Rejuvenated immune cells can improve clearance of toxic waste from brain

Rejuvenated immune cells can improve clearance of toxic waste from brain
PBMs are distinct from microglia and sample CSF and ISF. a, CD206+ PBMs (cyan) are easily distinguishable from IBA1+ microglia (yellow) and are located at the vicinity of i.v. lectin+ large blood vessels (red). Scale bar, 100 μm. b, PBMs are located outside of the brain vasculature, in the perivascular space. c, Quantification of whole brain sections showing spatial distribution of PBMs through both perivascular space (PVS) and leptomeninges (LM). Scale bar, 20 μm. n = 5 mice. d, Gating strategy for PBM detection. PBMs were defined as DAPICD45+TCRbCD19CD11b+CD64hiF4/80hiCD206+ cells. PBMs can be divided in subtypes using MHCII and CD38. e, WT mice received an i.c.m. injection of Alexa-647 conjugated ovalbumin (OVA; 45 kDa; 1 mg/ml; 5 μl). One hour after OVA injection, mice received an i.v. injection of Alexa-594 conjugated lectin (30 μl) and were perfused five minutes later. Maximum projection image obtained by light sheet microscopy from a cleared mouse brain showing brain OVA (magenta) distribution at the vicinity of i.v.-injected lectin+ blood vessels (cyan). Scale bar, 1mm. f, WT mice received an i.c.m. injection of Alexa-647 conjugated ovalbumin (OVA; 45 kDa; 1 mg/ml; 5 μl). Mice were perfused one hour after OVA injection. Representative stereomicroscopy images showing whole brain OVA distribution from the distal part of the middle cerebral artery (MCA), and quantification of both perivascular and cellular OVA distribution. Scale bars, 1mm and 200 μm (inset). n = 6 mice. g, Experimental schematic: WT mice received an i.c.m. injection of FITC Dextran (FITCDex; 4 kDa; 10 mg/ml; 5 μl) and brain were harvested one hour later. Brain coronal sections were stained for anti-CD206 (cyan) and DAPI. Scale bars, 2 mm and 50 μm (insets). h, Experimental schematic: WT mice received an intrastriatal (i.s.) injection of a cocktail containing 0.5 μl of FITC-Dex (10mg/ml; green) and 0.5 μl of OVA (1 mg/ml; magenta) and brains were harvested one hour later. Brains were then stained for anti-CD206 (cyan). Scale bars, 2 mm and 50 μm (insets). i, Mice received an i.s. injection of A488-OVA (green) and an i.c.m. injection of A647-OVA (magenta) one hour later. Mice were perfused one hour later (two hours after the i.s. injection). Some cells sampled both i.s. and i.c.m. OVAs. Scale bars, 2 mm and 100 μm (inset). All data are presented as mean values +/− SEM. Credit: Nature (2022). DOI: 10.1038/s41586-022-05397-3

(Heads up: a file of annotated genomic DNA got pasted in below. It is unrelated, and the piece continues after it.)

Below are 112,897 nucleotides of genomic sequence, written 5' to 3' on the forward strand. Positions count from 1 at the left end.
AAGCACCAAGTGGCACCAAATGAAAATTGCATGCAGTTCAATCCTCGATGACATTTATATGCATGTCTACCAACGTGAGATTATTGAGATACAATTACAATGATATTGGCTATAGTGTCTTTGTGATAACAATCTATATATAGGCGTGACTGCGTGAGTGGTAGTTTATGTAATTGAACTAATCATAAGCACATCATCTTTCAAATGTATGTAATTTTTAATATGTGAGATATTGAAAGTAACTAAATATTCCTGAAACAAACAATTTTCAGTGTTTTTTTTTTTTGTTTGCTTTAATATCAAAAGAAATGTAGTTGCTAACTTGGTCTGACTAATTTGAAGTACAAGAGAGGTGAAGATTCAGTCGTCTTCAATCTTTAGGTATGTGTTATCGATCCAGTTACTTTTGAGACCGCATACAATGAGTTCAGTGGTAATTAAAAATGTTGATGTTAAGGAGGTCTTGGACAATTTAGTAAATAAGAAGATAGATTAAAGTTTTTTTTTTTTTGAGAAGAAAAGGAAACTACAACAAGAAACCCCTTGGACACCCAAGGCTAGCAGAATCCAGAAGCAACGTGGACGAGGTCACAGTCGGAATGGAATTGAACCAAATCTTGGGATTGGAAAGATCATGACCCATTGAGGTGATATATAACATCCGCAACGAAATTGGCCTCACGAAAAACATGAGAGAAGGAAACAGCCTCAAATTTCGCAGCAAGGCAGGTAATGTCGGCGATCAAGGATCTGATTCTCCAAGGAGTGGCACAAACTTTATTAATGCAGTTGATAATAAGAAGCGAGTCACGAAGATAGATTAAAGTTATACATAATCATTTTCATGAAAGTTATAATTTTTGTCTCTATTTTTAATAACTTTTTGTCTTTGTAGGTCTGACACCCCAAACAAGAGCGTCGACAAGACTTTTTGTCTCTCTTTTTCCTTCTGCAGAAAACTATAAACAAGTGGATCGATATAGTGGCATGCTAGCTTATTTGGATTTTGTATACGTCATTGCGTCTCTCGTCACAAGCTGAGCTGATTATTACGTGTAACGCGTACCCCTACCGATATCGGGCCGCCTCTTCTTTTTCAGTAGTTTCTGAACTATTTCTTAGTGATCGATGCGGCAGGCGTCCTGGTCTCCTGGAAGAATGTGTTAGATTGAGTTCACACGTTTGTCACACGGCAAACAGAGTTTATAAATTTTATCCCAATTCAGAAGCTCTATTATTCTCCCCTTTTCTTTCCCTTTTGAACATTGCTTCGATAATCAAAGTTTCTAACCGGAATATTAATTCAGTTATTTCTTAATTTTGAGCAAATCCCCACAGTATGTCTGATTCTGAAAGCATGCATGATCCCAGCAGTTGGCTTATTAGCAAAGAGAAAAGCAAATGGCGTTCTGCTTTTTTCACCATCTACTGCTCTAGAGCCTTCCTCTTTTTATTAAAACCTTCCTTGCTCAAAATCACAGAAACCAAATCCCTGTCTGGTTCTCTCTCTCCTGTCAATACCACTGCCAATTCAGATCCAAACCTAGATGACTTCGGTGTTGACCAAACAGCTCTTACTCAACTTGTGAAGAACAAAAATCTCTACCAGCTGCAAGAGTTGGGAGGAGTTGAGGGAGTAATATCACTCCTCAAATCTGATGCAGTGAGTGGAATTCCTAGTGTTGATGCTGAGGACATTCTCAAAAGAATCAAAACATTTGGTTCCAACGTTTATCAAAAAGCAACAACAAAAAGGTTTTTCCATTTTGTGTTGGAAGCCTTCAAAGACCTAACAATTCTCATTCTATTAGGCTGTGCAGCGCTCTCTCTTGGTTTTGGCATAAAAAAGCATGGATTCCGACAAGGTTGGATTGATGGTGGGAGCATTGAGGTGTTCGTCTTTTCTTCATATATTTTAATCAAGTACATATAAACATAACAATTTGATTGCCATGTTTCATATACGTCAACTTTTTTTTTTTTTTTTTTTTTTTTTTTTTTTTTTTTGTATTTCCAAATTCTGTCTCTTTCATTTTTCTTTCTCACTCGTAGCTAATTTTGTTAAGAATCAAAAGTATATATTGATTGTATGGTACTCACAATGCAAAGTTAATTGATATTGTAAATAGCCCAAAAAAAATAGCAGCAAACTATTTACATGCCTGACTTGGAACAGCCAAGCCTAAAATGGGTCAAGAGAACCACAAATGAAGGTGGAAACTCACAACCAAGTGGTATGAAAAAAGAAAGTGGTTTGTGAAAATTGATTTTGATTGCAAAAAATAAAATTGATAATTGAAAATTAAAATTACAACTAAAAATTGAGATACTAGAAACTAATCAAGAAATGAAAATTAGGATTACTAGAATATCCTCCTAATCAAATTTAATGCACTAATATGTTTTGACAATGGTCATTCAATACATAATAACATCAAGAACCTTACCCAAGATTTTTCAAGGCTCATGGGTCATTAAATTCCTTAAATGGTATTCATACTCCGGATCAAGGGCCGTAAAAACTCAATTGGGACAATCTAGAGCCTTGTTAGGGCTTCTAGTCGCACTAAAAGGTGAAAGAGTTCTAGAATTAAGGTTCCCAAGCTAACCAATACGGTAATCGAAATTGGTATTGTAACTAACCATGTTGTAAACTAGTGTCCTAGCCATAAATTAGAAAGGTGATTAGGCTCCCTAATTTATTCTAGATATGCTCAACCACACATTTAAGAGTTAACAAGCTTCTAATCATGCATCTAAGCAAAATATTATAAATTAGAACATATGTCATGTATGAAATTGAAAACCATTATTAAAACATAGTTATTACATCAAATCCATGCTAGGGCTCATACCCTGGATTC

Alzheimer's, Parkinson's and many other neurodegenerative diseases are marked by damaging clusters of proteins in the brain. Scientists have expended enormous effort searching for ways to treat such conditions by clearing these toxic clusters but have had limited success.

Now, researchers at Washington University School of Medicine in St. Louis have found an innovative way to improve waste clearance from the brain, and thereby possibly treat or even prevent neurodegenerative conditions. They showed that immune cells surrounding the brain influence how efficiently waste is swept out of the brain, and that such immune cells are impaired in old mice, and in people and mice with Alzheimer's disease.

Further, they found that treating old mice with an immune-stimulating compound rejuvenates immune cells and improves waste clearance from the brain.

The findings, published in Nature, suggest a new approach to halting some of the effects of aging on the brain.

"Alzheimer's has been studied for many years from the perspective of how neurons die, but there are other cells, such as immune cells on the periphery of the brain, that also may play a role in Alzheimer's," said senior author Jonathan Kipnis, Ph.D., the Alan A. and Edith L. Wolff Distinguished Professor of Pathology & Immunology and a BJC Investigator.